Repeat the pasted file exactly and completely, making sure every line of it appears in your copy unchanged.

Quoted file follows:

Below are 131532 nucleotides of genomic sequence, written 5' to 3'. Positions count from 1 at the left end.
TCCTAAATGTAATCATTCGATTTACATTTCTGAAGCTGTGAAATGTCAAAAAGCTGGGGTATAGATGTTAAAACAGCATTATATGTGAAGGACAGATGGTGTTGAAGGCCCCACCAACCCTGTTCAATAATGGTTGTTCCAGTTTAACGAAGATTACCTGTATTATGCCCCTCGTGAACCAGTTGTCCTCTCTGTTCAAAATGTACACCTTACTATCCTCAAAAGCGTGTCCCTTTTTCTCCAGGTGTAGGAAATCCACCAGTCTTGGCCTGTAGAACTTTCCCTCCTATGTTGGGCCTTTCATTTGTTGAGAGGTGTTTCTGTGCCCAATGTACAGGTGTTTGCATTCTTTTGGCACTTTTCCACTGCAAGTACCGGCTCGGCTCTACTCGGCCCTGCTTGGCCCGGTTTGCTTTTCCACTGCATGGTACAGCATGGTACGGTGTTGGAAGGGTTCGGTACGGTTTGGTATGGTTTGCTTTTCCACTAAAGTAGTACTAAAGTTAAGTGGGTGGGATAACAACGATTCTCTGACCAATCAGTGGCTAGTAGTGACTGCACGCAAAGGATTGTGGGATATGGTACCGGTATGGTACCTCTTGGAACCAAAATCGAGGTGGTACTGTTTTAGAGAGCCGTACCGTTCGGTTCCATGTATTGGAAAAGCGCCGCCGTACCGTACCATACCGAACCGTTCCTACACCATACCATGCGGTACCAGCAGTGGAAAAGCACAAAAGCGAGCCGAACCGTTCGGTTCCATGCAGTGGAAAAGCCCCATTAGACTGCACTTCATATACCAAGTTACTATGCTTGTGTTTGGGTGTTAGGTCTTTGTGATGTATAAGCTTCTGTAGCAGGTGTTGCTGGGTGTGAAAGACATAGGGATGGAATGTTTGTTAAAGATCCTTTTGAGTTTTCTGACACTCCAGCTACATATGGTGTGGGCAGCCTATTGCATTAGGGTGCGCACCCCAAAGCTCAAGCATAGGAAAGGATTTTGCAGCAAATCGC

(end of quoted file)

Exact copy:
Below are 131532 nucleotides of genomic sequence, written 5' to 3'. Positions count from 1 at the left end.
TCCTAAATGTAATCATTCGATTTACATTTCTGAAGCTGTGAAATGTCAAAAAGCTGGGGTATAGATGTTAAAACAGCATTATATGTGAAGGACAGATGGTGTTGAAGGCCCCACCAACCCTGTTCAATAATGGTTGTTCCAGTTTAACGAAGATTACCTGTATTATGCCCCTCGTGAACCAGTTGTCCTCTCTGTTCAAAATGTACACCTTACTATCCTCAAAAGCGTGTCCCTTTTTCTCCAGGTGTAGGAAATCCACCAGTCTTGGCCTGTAGAACTTTCCCTCCTATGTTGGGCCTTTCATTTGTTGAGAGGTGTTTCTGTGCCCAATGTACAGGTGTTTGCATTCTTTTGGCACTTTTCCACTGCAAGTACCGGCTCGGCTCTACTCGGCCCTGCTTGGCCCGGTTTGCTTTTCCACTGCATGGTACAGCATGGTACGGTGTTGGAAGGGTTCGGTACGGTTTGGTATGGTTTGCTTTTCCACTAAAGTAGTACTAAAGTTAAGTGGGTGGGATAACAACGATTCTCTGACCAATCAGTGGCTAGTAGTGACTGCACGCAAAGGATTGTGGGATATGGTACCGGTATGGTACCTCTTGGAACCAAAATCGAGGTGGTACTGTTTTAGAGAGCCGTACCGTTCGGTTCCATGTATTGGAAAAGCGCCGCCGTACCGTACCATACCGAACCGTTCCTACACCATACCATGCGGTACCAGCAGTGGAAAAGCACAAAAGCGAGCCGAACCGTTCGGTTCCATGCAGTGGAAAAGCCCCATTAGACTGCACTTCATATACCAAGTTACTATGCTTGTGTTTGGGTGTTAGGTCTTTGTGATGTATAAGCTTCTGTAGCAGGTGTTGCTGGGTGTGAAAGACATAGGGATGGAATGTTTGTTAAAGATCCTTTTGAGTTTTCTGACACTCCAGCTACATATGGTGTGGGCAGCCTATTGCATTAGGGTGCGCACCCCAAAGCTCAAGCATAGGAAAGGATTTTGCAGCAAATCGC